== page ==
Friday, March 15, 2013

One aspect of online learning

emphasized in 'Binge Learning'.... "This seems like a more natural way to learn than traditional educational structures can offer: develop an interest and mercilessly indulge it until another interest supersedes it. It is a method that conserves the mental energy associated with willpower, leaving more of the brain’s resources to focus on the material itself. Since it relies on the student actually being interested in the class, it is hard to fit into a physical schooling environment, where classes have to begin on a schedule, go slow enough for everyone to keep up, and run in parallel with other classes.
Online education also saves the resources associated with context switching. Humans are notoriously bad multitaskers. Each time a high school student has to change classes, she has to quickly stifle the thoughts and questions raised in previous classes to focus on the current class. She has to expend mental resources remembering where the previous session of the current class left off. And when she returns to the class that stimulated the thoughts that had to be stifled, she may not recall them. Far better to focus on—or even to binge on—one subject until she is at a good stopping point."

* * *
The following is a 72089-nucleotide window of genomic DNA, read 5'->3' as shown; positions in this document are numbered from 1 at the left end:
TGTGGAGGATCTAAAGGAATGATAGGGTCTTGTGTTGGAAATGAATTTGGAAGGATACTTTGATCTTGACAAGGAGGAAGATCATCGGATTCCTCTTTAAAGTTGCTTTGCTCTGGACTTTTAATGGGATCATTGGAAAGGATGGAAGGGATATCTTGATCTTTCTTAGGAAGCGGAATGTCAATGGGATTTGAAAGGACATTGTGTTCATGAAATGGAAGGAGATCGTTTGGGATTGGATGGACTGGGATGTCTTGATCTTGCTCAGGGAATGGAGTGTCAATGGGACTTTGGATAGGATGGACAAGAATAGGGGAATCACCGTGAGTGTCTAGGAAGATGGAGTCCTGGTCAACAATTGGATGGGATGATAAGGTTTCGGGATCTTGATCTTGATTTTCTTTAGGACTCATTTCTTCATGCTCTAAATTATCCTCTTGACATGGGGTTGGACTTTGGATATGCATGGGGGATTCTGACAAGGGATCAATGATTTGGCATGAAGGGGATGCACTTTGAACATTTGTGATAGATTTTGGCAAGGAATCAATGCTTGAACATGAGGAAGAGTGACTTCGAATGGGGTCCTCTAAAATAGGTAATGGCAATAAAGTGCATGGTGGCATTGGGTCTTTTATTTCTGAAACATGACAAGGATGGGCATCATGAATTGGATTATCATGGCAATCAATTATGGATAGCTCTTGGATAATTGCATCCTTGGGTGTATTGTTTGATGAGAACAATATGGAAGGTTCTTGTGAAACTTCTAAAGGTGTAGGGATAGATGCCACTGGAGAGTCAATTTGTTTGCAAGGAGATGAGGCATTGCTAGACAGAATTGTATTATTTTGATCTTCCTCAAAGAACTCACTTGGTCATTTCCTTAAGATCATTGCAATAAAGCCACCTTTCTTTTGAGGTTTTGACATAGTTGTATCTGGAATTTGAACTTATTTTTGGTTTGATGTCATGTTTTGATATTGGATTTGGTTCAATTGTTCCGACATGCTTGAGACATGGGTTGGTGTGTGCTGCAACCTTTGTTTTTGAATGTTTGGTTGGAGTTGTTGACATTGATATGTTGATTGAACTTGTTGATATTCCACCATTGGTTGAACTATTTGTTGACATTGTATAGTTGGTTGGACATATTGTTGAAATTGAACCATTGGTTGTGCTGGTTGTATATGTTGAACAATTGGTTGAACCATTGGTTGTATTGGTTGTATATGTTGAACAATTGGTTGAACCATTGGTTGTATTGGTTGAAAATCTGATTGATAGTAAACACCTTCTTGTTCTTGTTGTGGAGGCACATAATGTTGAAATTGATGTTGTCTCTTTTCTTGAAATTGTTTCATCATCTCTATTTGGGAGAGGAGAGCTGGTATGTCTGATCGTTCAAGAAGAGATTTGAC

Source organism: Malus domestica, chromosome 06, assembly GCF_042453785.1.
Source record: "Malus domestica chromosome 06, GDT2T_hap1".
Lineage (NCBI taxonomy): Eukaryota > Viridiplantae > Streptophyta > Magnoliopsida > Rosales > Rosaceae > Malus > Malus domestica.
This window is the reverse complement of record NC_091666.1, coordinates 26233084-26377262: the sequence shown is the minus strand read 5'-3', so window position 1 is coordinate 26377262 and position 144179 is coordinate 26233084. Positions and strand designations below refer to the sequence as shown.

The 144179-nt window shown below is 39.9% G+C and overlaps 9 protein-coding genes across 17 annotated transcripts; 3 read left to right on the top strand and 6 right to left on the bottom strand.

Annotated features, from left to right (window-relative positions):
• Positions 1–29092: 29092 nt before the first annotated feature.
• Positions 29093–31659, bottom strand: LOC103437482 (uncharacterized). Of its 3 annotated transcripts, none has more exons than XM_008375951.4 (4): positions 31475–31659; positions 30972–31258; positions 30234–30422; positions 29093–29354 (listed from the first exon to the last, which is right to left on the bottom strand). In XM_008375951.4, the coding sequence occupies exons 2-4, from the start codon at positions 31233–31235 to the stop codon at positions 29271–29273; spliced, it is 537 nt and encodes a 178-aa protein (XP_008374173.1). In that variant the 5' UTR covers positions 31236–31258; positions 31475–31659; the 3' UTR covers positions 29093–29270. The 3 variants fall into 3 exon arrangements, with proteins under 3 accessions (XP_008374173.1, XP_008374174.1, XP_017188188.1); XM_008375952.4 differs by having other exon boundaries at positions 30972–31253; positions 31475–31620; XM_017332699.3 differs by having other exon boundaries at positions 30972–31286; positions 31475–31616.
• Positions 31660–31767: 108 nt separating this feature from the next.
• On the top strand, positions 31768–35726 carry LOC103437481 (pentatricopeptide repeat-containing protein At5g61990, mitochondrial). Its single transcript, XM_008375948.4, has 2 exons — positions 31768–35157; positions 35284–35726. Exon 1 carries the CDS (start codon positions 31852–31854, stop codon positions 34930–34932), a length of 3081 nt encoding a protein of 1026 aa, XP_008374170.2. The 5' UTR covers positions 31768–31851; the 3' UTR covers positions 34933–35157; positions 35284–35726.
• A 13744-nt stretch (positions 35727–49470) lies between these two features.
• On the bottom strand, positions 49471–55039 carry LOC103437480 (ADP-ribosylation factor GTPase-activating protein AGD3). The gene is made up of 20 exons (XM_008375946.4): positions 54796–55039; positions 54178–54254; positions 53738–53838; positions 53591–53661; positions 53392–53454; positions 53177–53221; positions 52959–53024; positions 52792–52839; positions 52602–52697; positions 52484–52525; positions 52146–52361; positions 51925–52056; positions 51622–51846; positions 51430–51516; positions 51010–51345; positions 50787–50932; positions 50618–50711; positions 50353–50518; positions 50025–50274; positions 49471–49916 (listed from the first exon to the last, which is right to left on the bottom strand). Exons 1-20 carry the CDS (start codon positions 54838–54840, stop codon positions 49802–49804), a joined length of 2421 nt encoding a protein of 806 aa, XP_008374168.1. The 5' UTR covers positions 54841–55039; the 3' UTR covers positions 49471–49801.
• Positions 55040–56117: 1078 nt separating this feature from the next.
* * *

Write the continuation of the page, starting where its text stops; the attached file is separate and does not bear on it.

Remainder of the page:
I am not sure about all the points above. If one does not practice and use what one learns, it can disappear quickly. The traditional method of learning over a long period several things also involves sleeping over what one is learning and helps retaining it. With older students with specific interests and motivation, I am sure online learning helps. I am sure that online learning is here to stay but it is still evolving and people have to figure out what works for them for which topics in which combinations.

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